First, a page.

If you want to really annoy an expert on drumming, repeat the old John Lennon quip that Ringo wasn’t even the best drummer in The Beatles, and pronounce it as some sort of fact. Those who know about such things will point out that Ringo was an innovative drummer in the Beatles with perfect timing, pointing to songs such as A Day In The Life, All You Need Is Love, Rain, Ticket To Ride and Here Comes The Sun (the time changes in the latter drive strumming guitarists to madness). If it all sounds ordinary now, it’s because other drummers followed Ringo’s lead.

Even the supposedly better drummer in The Beatles calls Ringo his favourite drummer. George Harrison recalled that Ringo was the final piece in the Beatles jigsaw puzzle — without him the Beatles couldn’t have been The Beatles. So what did John Lennon mean with his assumed put-down of Ringo? Presumably that Paul’s technique was better than Ringo’s. But when he recorded his first proper solo album, Lennon had Ringo backing him on every song.

Great drummers such as Jim Keltner, whose career I chronicled lately over two volumes and who became Lennon’s favoured drummer, point to the influence Ringo had on them. Keltner says that he learned from observing Ringo, whom he describes as his “idol”. This is not an apprentice admiring the elder master; Ringo is only two years older than Jim, whose recording career began around the time The Beatles fitst came yo the US. Max Weinberg, the E-Street Band’s drummer, said in 1984 that Ringo’s “influence in rock drumming was as important and wide spread as Gene Krupa’s had been in jazz”.

Ringo Starr in 1962

Ringo Starr in 1962

Ringo is credited with changing the way drummers hold their sticks. He didn’t invent the matched grip (in which both hands hold the stick the same way, as opposed to the traditional grip, where the left hands holds the stick as you would hold a chopstick), but as the first rock drummer to appear prominently on US television, usually on as raised platform, his preferred method caught on and became the default technique in rock.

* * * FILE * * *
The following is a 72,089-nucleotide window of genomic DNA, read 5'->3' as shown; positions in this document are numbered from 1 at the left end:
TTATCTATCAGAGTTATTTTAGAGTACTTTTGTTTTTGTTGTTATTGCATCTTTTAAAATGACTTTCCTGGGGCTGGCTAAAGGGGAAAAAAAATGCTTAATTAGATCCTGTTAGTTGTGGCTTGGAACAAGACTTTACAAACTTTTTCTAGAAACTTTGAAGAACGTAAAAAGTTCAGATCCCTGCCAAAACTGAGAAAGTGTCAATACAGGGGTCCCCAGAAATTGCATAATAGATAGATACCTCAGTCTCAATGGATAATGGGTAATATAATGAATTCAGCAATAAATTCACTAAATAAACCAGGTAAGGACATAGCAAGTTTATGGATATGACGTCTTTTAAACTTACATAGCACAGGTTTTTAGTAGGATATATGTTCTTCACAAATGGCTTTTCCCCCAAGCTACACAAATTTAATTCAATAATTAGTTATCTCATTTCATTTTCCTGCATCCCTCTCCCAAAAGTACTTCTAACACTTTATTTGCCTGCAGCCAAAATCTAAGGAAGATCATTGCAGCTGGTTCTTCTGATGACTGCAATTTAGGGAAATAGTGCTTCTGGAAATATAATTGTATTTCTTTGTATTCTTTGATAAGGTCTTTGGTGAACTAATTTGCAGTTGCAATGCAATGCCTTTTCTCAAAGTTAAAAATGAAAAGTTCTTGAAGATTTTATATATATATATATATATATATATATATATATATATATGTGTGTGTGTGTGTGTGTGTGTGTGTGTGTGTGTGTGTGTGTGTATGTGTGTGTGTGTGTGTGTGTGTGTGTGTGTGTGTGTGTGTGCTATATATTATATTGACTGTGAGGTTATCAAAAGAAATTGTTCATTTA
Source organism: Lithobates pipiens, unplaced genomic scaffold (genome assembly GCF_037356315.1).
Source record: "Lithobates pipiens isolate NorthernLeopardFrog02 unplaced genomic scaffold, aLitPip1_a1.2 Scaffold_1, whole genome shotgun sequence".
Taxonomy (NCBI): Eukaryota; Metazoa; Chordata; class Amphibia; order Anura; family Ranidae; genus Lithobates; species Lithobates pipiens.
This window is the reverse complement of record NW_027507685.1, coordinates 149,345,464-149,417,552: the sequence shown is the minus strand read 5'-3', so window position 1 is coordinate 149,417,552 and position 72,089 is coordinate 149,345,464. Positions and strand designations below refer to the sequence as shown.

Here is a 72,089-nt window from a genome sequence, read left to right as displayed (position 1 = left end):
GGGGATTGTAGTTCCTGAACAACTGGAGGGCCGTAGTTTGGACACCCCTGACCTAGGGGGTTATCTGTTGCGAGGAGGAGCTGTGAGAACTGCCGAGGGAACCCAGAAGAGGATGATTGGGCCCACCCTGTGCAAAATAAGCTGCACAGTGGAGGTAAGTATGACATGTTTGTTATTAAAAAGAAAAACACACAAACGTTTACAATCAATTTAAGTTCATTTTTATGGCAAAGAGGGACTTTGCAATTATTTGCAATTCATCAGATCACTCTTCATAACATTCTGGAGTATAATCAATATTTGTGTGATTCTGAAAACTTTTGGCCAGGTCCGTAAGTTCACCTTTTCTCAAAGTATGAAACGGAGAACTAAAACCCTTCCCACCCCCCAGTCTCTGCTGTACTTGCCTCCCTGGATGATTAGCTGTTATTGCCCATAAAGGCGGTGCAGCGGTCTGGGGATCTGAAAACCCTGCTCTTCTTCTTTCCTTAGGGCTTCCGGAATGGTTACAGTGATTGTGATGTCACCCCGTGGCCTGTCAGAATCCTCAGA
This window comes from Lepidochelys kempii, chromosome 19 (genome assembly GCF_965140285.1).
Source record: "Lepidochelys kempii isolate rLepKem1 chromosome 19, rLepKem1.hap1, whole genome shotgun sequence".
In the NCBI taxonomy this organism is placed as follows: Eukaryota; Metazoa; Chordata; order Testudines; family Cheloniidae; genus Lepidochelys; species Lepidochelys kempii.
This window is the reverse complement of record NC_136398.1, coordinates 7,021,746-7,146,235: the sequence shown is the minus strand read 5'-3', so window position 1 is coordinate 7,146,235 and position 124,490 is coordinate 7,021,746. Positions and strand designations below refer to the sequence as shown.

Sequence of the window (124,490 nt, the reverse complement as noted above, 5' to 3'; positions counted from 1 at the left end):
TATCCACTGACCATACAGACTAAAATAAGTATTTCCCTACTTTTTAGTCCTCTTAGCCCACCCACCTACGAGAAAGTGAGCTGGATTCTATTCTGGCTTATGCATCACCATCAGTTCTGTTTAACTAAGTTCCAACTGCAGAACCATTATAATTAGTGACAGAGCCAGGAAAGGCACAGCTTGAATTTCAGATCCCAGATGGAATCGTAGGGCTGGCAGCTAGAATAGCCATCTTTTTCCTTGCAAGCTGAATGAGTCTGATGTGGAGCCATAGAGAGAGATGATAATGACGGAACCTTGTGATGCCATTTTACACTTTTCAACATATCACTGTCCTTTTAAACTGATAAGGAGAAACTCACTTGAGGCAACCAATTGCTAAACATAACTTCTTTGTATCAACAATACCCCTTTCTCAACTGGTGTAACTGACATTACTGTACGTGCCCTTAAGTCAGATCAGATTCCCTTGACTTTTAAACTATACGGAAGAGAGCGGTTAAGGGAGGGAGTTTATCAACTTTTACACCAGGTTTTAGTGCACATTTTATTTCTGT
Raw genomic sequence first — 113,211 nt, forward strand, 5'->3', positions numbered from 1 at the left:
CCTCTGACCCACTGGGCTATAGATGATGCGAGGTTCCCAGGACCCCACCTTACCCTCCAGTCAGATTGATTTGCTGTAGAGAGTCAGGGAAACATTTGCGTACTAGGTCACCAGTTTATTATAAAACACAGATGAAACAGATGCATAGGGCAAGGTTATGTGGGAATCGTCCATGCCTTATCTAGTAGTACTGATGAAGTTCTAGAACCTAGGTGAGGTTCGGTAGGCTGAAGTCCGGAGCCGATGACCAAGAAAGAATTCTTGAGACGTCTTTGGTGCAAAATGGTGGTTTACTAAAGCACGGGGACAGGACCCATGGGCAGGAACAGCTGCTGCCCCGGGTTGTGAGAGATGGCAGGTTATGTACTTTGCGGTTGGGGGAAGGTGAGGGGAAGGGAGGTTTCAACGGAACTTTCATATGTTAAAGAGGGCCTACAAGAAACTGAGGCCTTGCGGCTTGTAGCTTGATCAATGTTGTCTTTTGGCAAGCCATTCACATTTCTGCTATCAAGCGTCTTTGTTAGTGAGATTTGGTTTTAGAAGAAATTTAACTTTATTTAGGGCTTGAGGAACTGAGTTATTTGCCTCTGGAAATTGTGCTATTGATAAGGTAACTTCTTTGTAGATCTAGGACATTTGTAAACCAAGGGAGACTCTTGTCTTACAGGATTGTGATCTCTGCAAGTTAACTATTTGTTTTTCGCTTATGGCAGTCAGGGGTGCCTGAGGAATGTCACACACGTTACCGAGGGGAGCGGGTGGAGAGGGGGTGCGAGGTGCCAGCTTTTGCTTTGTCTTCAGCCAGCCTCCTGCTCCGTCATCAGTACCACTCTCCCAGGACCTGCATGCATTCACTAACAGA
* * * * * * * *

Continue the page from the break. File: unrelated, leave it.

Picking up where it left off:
What Ringo lacks in technique he makes up in application, perfect timing and innovation, much as in soccer most of the great goalscorers don’t necessarily have the technique of keepy-uppy champions (that analogy, I suppose, makes Gene Krupa Pelé and Hal Blaine Lionel Messi).

As a person, Ringo has had a reputation of being the easy-going, fun guy we knew from The Beatles. Occasionally he has shown a petulant side, but few people seem to have bad things to say about the man. As a driving force behind the anti-apartheid Sun City record, as a co-initiator and musically — drumming with his son Zac on the record — his political heart must be in the right place.

Ringo clearly is also not an egomaniac. Many times he is happy to drum alongside another drummer, often Jim Keltner (who in turn doesn’t really like co-drumming). On this mix, he plays alongside Keltner on the tracks by Manhattan Transfer and Keith Moon (on which Ringo also raps). On B.B. King’s Ghetto Woman, Ringo drums with Jim Gordon, subject of two collections in this series (see Vol. 1 and Vol. 2). Also worth noting is Harry Nilsson’s Daydream, on which Ringo’s drumming is supplemented by the work of George Harrison — on cowbells. Harrison also plays alongside Ringo on Leon Russell’s Delta Lady, and wrote the track by Ringo that opens this collection.

As always, the mix is timed to fit on a CD-R and includes home-backbeat covers.

1. Ringo Starr – Sunshine Life For Me (Sail Away Raymond) (1973)
2. Peter Frampton – Alright (1972)
3. Attitudes – Good News (1977)
4. Leon Russell – Delta Lady (1970)
5. B.B. King – Ghetto Woman (1971)
6. John Lennon – Well Well Well (1970)
7. The Band – I Shall Be Released (1978)
8. Carly Simon – More & More (1975)
9. Bobby Hatfield – Oo Wee Baby, I Love You (1972)
10. T. Rex & Elton John – Children Of The Revolution (1972)
11. Keith Moon – Together (1975)
12. Harry Nilsson – Daybreak (1972)
13. George Harrison – When We Was Fab (1987)
14. Paul McCartney – Not Such A Bad Boy (1984)
15. Manhattan Transfer – Zindy Lou (1976)
16. Ian McLagan – Hold On (1979)
17. Tom Petty – Hard To Find A Friend (1993)
18. Guthrie Thomas – Captain Jack (1990)
19. The Alpha Band – Born In Captivity (1977)
20. Artists United Against Apartheid – Sun City (1985)